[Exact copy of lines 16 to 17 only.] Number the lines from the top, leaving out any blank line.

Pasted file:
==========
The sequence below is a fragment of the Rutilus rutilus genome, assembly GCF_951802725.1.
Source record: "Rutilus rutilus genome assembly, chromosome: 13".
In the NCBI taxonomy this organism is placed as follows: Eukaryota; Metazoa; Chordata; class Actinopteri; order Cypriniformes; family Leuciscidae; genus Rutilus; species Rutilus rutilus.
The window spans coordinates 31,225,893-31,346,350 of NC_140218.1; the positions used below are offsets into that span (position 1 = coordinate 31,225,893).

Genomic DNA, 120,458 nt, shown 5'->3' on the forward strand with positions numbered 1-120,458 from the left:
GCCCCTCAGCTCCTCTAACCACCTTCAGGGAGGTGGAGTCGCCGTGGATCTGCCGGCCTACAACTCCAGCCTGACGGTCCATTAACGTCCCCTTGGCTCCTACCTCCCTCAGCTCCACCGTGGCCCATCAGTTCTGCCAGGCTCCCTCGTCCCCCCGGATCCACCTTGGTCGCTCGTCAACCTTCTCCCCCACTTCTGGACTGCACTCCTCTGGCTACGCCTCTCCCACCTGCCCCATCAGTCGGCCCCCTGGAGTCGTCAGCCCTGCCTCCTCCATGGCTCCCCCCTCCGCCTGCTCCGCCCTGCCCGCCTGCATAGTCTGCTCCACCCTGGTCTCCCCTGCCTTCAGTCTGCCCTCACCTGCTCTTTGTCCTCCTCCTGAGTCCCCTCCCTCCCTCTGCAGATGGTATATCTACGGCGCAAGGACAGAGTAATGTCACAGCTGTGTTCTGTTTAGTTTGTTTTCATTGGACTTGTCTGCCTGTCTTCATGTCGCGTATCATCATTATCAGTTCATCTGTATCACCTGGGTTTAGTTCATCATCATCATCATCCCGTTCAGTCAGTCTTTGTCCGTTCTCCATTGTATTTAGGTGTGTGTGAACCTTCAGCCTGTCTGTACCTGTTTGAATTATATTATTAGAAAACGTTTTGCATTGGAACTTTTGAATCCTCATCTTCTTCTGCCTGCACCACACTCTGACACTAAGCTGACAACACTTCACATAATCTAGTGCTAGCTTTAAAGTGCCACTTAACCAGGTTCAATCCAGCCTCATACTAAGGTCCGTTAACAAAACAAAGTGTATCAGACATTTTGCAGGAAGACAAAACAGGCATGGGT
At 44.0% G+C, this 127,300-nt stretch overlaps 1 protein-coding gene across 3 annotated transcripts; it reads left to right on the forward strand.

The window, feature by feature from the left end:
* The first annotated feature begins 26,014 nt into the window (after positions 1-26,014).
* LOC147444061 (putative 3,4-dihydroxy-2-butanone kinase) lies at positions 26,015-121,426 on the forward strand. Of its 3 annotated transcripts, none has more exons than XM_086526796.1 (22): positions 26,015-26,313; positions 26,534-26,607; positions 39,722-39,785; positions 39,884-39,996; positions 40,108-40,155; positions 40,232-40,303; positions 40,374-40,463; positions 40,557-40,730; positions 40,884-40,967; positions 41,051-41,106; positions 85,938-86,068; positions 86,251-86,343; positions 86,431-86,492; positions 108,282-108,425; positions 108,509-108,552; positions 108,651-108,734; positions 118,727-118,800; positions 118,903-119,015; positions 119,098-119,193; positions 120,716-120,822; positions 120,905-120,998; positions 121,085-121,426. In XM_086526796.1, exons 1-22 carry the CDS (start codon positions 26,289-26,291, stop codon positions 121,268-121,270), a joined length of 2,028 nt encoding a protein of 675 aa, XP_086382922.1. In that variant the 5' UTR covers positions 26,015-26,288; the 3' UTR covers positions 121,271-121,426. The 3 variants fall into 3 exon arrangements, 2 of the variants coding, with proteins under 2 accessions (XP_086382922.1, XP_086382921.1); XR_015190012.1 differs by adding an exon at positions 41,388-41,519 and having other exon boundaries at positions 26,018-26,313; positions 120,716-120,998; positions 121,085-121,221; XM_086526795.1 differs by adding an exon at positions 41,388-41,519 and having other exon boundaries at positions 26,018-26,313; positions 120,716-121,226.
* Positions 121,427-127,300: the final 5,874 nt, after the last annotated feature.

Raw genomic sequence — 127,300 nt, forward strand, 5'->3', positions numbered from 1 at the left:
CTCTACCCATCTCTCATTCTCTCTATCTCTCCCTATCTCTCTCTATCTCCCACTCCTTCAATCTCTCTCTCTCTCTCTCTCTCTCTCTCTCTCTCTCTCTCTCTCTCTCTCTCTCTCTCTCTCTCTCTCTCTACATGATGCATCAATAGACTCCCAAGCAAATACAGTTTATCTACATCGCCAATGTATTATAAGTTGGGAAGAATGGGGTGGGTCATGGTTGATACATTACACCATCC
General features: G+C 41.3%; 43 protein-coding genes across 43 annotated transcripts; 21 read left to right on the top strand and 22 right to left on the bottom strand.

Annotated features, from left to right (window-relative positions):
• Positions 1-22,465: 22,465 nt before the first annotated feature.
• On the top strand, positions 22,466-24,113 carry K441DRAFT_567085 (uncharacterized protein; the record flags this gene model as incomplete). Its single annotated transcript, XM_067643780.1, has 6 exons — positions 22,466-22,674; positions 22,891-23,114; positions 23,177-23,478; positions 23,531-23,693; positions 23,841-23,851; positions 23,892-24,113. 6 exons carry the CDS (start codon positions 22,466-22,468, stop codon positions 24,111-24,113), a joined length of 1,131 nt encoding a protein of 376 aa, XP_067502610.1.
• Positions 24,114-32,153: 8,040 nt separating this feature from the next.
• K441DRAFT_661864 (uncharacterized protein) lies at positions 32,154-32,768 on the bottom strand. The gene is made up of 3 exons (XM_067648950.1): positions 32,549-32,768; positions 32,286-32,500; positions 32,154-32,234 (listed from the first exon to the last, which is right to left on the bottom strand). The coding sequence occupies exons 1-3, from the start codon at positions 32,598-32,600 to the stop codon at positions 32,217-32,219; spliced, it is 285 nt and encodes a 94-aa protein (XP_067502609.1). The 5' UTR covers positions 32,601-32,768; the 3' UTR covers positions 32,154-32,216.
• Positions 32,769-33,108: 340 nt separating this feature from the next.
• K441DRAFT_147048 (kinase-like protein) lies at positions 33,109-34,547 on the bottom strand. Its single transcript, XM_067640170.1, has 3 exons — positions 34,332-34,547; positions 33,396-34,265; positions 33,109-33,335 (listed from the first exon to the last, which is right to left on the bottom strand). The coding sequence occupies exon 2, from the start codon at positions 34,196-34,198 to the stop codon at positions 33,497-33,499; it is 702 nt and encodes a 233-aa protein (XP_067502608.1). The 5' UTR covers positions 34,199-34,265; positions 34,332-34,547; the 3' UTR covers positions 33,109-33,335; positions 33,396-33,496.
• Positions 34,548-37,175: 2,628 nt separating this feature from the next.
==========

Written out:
• Positions 1-22,465: 22,465 nt before the first annotated feature.
• On the top strand, positions 22,466-24,113 carry K441DRAFT_567085 (uncharacterized protein; the record flags this gene model as incomplete). Its single annotated transcript, XM_067643780.1, has 6 exons — positions 22,466-22,674; positions 22,891-23,114; positions 23,177-23,478; positions 23,531-23,693; positions 23,841-23,851; positions 23,892-24,113. 6 exons carry the CDS (start codon positions 22,466-22,468, stop codon positions 24,111-24,113), a joined length of 1,131 nt encoding a protein of 376 aa, XP_067502610.1.